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Health economics

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health economics

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Health economics

  1. 1. HEALTH ECONOMICS MS. ANCY CHACKO IIND YEAR M.Sc NURSING GOVT. COLLEGE OF NURSING ALAPPUZHA
  2. 2. HISTORICAL VIEW
  3. 3. WHAT IS ECONOMICS?  Economics is the science of scarcity. It analyses how choices are structured and prioritized to maximize welfare within constrained resources.  Economics is the study of distribution of scarce resources commonly known as goods and services across a population
  4. 4. WHAT IS ECONOMICS?  The Economics is the science that deals with the consequences of resources scarcity.  The discipline of economics deals with use of scarce resources to satisfy human wants and needs how best to use the resources available.
  5. 5. MODELS • to establish cause and effect in a scientific mannerPOSITIVE ECONOMICS • establishing the means by which socially desirable outcomes can be achieved NORMATIVE ECONOMICS
  6. 6. WHAT IS HEALTH? . According to World Health Organization's (WHO) constitution health is 'a state of complete physical, mental and social well being and not merely the absence of disease or infirmity' “Health" in health economic (evaluation) is health status according to some measure.
  7. 7. Health economics is the study of distribution of health care. It is a branch of economics concerned with issues related to efficiency, effectiveness, value and behavior in the production and consumption of health and health care.
  8. 8. It is the allocation of resources within the health system in the economy, as well as functioning of health care market.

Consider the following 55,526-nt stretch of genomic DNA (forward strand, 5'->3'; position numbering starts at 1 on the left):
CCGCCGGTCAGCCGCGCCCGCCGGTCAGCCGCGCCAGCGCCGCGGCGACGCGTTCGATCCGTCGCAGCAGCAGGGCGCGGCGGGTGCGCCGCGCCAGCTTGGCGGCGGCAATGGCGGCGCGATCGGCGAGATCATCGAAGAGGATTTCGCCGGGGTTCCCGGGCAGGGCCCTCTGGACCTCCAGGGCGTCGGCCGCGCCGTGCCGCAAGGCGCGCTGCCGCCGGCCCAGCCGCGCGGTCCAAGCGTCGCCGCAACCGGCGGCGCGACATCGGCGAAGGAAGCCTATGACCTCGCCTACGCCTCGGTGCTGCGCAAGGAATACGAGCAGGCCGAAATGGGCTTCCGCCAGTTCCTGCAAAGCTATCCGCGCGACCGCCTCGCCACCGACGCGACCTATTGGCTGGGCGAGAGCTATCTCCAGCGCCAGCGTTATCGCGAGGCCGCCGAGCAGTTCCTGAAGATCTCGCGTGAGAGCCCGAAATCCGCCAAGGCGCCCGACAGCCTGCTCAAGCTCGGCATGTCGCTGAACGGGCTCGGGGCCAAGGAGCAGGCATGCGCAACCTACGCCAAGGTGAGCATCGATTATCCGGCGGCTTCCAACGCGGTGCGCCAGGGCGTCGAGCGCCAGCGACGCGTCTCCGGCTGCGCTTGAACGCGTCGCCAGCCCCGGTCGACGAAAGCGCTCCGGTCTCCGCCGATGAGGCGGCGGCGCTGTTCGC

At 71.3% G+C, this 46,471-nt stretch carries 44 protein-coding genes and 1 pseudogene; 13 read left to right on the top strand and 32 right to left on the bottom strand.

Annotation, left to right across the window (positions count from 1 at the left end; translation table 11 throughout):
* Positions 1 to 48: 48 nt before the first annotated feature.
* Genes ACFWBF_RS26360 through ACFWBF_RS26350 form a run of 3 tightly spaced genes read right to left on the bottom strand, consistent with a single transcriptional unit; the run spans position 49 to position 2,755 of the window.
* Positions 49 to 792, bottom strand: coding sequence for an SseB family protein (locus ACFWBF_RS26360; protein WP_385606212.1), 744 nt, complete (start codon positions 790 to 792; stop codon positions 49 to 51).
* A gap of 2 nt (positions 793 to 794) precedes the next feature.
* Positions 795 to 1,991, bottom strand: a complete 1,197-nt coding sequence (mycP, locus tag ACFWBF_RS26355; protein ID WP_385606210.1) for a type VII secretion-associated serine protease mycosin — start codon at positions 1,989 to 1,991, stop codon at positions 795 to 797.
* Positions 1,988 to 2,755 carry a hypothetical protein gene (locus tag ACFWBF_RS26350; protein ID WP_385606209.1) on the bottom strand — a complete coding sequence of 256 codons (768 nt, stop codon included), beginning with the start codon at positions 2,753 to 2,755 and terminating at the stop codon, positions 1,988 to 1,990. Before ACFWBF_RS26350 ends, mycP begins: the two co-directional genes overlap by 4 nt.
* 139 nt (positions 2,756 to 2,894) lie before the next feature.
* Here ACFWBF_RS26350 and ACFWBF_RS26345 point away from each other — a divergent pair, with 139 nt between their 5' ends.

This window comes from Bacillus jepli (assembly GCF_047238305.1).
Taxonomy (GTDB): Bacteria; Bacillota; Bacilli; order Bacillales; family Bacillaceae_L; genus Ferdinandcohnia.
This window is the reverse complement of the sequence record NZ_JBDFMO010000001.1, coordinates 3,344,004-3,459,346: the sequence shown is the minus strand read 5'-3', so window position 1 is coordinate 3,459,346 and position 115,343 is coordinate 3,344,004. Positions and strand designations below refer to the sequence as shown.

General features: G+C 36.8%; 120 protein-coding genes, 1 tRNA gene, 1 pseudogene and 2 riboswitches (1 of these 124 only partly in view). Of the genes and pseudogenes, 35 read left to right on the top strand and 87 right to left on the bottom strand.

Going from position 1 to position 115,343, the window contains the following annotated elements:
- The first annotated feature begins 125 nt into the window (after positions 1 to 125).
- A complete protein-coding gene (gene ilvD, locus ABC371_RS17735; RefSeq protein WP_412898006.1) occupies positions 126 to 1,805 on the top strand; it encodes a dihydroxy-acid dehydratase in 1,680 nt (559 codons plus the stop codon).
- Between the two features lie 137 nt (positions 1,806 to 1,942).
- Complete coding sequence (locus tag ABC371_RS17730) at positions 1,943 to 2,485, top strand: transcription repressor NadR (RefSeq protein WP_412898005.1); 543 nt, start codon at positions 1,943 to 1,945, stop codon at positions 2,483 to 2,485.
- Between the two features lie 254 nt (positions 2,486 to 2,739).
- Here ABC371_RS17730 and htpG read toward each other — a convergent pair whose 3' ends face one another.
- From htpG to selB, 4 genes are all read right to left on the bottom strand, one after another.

9. 9. Health economics is concerned with the formal analysis of costs, benefits, management, and consequences of health and health care. It is the branch of economics concerned with the application of economic theory to phenomena and problems associated with health and health care.
  10. 10. Health economics is the study of how scarce resources are allocated among alternative uses for the care of sickness and the promotion, maintenance and improvement of health, including the study of how health care and health-related services, their costs and benefits, and health itself are distributed among individuals and groups in society. It can, broadly, be defined as 'the application of the theories, concepts and techniques of economics to the health sector'.
  11. 11. CONCEPTS IN HEALTH ECONOMICS  Resources  Scarcity opportunity of cost efficiency production of health  health care market
  12. 12. CONCEPTS IN HEALTH ECONOMICS Macro- economics economy level of outputs level of national income general price level
  13. 13. CONCEPTS IN HEALTH ECONOMICS Microeconomics •Microeconomics is the study of economic behavior of individual decision making units such as: consumers, resource owners and business firms in a free enterprise economy. •This can be measured by conducting market surveys, pilot and feasibility studies.
  14. 14. CONCEPTS IN HEALTH ECONOMICS Health Microeconomics Health microeconomics is concerned with how individuals choose, minimize costs or maximize profit or utilities within a given health care system within a set of rules and prices.
  15. 15. Meaning and scope of health economics Determinants of health Demand for health and health care Supply of health care Health care markets
  16. 16. The relationship between economic growth and health Health sector budgeting and planning National health systems Equity in health outcomes and in health care International health.
  17. 17. Medical advances Due to increase in life expectancy Changes in family structure and norms Advances in health research Higher expectation among people public awareness NEED FOR HEALTH ECONOMICS
  18. 18. IMPORTANCE OF HEALTH ECONOMICS • To formulate health services • To establish the true costs of delivering health care or to estimate all real costs like the use of patients' time, loss of output elsewhere in the system etc
  19. 19. IMPORTANCE OF HEALTH ECONOMICS • To evaluate the relative costs and benefits of particular policy options • To estimate the effects of certain economic variables like user charges, time and distance costs of accessibility, etc on the utilization of health services
  20. 20. • Health and economic development • Organization and economic development • To identify and measure health and diseases ,basic needs. To identify determinants of growth and economic development, elements of health expenditure by use of macro economics • To determine the economic characteristics of health care and Health related activities HEALTH POLICY ISSUES RELEVANCY OF ECONOMICS